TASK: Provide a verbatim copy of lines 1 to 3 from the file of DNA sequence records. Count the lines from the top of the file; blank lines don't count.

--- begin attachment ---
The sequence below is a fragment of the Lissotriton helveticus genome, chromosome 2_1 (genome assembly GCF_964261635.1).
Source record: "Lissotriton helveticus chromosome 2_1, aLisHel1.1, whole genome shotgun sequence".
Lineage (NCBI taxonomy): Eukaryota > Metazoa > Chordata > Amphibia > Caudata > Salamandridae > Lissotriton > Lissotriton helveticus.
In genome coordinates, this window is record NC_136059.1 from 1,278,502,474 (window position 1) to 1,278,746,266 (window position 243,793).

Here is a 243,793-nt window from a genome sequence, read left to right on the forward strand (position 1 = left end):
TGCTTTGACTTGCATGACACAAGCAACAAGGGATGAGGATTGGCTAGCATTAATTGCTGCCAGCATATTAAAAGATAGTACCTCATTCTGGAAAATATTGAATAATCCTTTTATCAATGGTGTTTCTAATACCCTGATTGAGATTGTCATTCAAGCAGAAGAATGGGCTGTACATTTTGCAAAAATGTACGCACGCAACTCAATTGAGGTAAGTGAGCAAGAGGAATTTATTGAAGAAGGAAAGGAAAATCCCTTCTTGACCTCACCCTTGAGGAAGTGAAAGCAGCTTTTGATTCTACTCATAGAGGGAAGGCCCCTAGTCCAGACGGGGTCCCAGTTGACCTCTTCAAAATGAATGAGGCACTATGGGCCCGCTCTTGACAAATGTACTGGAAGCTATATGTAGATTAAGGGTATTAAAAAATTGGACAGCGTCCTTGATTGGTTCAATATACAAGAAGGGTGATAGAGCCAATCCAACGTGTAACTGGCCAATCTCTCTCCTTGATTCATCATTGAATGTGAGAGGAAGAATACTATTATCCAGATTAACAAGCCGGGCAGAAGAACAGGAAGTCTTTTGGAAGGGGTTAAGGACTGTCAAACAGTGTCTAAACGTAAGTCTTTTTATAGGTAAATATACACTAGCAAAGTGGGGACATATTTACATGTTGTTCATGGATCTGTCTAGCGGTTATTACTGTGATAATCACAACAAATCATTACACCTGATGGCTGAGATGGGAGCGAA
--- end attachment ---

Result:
The sequence below is a fragment of the Lissotriton helveticus genome, chromosome 2_1 (genome assembly GCF_964261635.1).
Source record: "Lissotriton helveticus chromosome 2_1, aLisHel1.1, whole genome shotgun sequence".
Lineage (NCBI taxonomy): Eukaryota > Metazoa > Chordata > Amphibia > Caudata > Salamandridae > Lissotriton > Lissotriton helveticus.